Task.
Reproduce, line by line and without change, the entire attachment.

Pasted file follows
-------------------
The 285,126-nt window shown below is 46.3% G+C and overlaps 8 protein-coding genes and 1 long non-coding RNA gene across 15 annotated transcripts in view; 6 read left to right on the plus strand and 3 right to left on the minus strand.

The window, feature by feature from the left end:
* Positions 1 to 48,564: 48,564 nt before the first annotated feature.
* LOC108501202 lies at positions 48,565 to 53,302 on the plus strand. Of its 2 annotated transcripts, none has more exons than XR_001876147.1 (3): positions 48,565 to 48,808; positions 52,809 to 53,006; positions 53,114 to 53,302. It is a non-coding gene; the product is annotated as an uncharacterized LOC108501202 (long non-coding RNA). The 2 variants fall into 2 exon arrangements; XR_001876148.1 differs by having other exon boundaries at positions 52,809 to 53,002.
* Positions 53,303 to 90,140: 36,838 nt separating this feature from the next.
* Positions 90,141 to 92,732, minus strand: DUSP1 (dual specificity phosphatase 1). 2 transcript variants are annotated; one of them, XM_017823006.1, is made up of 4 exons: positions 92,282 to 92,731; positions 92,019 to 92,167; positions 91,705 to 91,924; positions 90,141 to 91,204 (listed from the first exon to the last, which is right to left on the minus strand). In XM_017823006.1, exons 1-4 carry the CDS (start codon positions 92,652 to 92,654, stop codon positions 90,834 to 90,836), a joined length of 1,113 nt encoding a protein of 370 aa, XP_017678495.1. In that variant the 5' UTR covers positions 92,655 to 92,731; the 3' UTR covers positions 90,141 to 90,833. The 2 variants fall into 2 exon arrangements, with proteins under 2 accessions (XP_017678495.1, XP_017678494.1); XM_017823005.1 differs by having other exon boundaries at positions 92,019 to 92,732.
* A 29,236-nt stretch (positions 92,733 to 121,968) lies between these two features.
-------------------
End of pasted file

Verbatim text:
The 285,126-nt window shown below is 46.3% G+C and overlaps 8 protein-coding genes and 1 long non-coding RNA gene across 15 annotated transcripts in view; 6 read left to right on the plus strand and 3 right to left on the minus strand.

The window, feature by feature from the left end:
* Positions 1 to 48,564: 48,564 nt before the first annotated feature.
* LOC108501202 lies at positions 48,565 to 53,302 on the plus strand. Of its 2 annotated transcripts, none has more exons than XR_001876147.1 (3): positions 48,565 to 48,808; positions 52,809 to 53,006; positions 53,114 to 53,302. It is a non-coding gene; the product is annotated as an uncharacterized LOC108501202 (long non-coding RNA). The 2 variants fall into 2 exon arrangements; XR_001876148.1 differs by having other exon boundaries at positions 52,809 to 53,002.
* Positions 53,303 to 90,140: 36,838 nt separating this feature from the next.
* Positions 90,141 to 92,732, minus strand: DUSP1 (dual specificity phosphatase 1). 2 transcript variants are annotated; one of them, XM_017823006.1, is made up of 4 exons: positions 92,282 to 92,731; positions 92,019 to 92,167; positions 91,705 to 91,924; positions 90,141 to 91,204 (listed from the first exon to the last, which is right to left on the minus strand). In XM_017823006.1, exons 1-4 carry the CDS (start codon positions 92,652 to 92,654, stop codon positions 90,834 to 90,836), a joined length of 1,113 nt encoding a protein of 370 aa, XP_017678495.1. In that variant the 5' UTR covers positions 92,655 to 92,731; the 3' UTR covers positions 90,141 to 90,833. The 2 variants fall into 2 exon arrangements, with proteins under 2 accessions (XP_017678495.1, XP_017678494.1); XM_017823005.1 differs by having other exon boundaries at positions 92,019 to 92,732.
* A 29,236-nt stretch (positions 92,733 to 121,968) lies between these two features.